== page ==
Please use this identifier to cite or link to this item: http://hdl.handle.net/2440/9952
Type: Journal article
Title: Attitudes of doctors and nurses towards incident reporting: a qualitative analysis
Author: Kingston, M.
Evans, S.
Smith, B.
Berry, J.
Citation: Medical Journal of Australia, 2004; 181(1):36-39
Publisher: Australasian Med Publ Co Ltd
Issue Date: 2004
ISSN: 0025-729X
1326-5377
Statement of
Responsibility: 
Marilyn J Kingston, Sue M Evans, Brian J Smith and Jesia G Berry
Abstract: Objectives: (i) To examine attitudes of medical and nursing staff towards reporting incidents (adverse events and near-misses), and (ii) to identify measures to facilitate incident reporting. Design: Qualitative study. In March 2002, semistructured questions were administered to five focus groups — one each for consultants, registrars, resident medical officers, senior nurses, and junior nurses. Participants and setting: 14 medical and 19 nursing staff recruited using purposive sampling from three metropolitan public hospitals in Adelaide, South Australia. Main outcome measures: Attitudes and barriers to incident reporting; differences in reporting behaviour between disciplines; how to facilitate incident reporting. Results: Cultural differences between doctors and nurses, identified using Triandis’ theory of social behaviour, were found to underpin attitudes to incident reporting. Nurses reported more habitually than doctors due to a culture which provided directives, protocols and the notion of security, whereas the medical culture was less transparent, favoured dealing with incidents “in-house” and was less reliant on directives. Common barriers to reporting incidents included time constraints, unsatisfactory processes, deficiencies in knowledge, cultural norms, inadequate feedback, beliefs about risk, and a perceived lack of value in the process. Conclusions: Strategies to improve incident reporting must address cultural issues.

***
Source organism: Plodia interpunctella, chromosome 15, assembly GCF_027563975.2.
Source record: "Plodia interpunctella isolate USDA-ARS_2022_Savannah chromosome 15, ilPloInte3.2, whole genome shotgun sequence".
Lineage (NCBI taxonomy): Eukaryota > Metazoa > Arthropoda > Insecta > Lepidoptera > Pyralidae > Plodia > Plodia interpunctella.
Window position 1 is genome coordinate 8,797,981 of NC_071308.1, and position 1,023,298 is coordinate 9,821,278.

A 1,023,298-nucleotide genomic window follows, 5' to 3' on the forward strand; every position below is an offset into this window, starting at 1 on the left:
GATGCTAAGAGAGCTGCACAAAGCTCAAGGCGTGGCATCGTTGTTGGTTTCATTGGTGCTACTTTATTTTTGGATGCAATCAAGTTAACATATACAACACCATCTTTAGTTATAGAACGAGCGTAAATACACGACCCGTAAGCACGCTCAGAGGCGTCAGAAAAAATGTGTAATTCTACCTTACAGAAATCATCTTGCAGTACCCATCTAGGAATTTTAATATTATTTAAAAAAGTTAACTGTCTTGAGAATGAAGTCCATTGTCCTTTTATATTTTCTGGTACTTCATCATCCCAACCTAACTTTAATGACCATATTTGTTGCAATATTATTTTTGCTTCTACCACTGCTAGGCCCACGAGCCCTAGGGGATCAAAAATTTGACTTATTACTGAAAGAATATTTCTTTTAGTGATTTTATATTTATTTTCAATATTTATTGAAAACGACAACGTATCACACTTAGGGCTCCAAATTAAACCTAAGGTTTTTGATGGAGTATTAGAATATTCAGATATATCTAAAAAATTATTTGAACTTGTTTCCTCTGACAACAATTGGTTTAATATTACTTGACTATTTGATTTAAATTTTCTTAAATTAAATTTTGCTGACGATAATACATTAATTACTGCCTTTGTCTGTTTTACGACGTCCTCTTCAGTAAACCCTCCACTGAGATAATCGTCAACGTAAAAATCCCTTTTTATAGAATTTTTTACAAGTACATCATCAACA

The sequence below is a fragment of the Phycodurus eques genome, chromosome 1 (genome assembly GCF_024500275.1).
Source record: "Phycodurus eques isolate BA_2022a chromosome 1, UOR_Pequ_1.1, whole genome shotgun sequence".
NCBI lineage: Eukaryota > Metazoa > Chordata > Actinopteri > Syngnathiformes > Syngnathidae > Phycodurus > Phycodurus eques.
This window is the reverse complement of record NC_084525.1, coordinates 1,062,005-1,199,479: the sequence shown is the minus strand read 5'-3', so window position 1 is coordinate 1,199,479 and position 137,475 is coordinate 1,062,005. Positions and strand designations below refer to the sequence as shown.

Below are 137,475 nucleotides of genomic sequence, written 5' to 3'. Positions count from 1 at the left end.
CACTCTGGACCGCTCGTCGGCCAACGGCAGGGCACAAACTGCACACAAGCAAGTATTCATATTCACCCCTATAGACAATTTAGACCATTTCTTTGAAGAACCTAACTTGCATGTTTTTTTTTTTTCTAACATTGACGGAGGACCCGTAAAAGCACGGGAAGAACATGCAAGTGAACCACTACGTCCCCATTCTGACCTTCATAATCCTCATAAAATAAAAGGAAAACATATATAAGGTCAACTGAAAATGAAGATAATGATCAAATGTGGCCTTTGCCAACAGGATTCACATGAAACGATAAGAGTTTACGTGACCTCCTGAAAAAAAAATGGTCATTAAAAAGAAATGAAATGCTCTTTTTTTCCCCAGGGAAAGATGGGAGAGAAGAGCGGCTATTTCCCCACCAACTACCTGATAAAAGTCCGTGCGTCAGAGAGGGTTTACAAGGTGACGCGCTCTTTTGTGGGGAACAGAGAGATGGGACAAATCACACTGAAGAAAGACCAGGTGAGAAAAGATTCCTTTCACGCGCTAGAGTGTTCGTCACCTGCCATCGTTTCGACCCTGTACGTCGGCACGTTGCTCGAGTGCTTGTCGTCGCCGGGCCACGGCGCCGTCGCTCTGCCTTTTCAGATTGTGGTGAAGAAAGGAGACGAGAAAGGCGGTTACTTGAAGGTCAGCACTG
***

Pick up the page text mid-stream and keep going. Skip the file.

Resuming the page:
Keywords: Humans; Focus Groups; Attitude of Health Personnel; Habits; Social Conformity; Social Facilitation; Affect; Motivation; Intention; Social Perception; Qualitative Research; Nurses; Physicians; Risk Management; South Australia
Description: The document attached has been archived with permission from the editor of the Medical Journal of Australia. An external link to the publisher’s copy is included.
RMID: 0020040720
Published version: http://www.mja.com.au/public/issues/181_01_050704/kin10795_fm.html
Appears in Collections:Medicine publications

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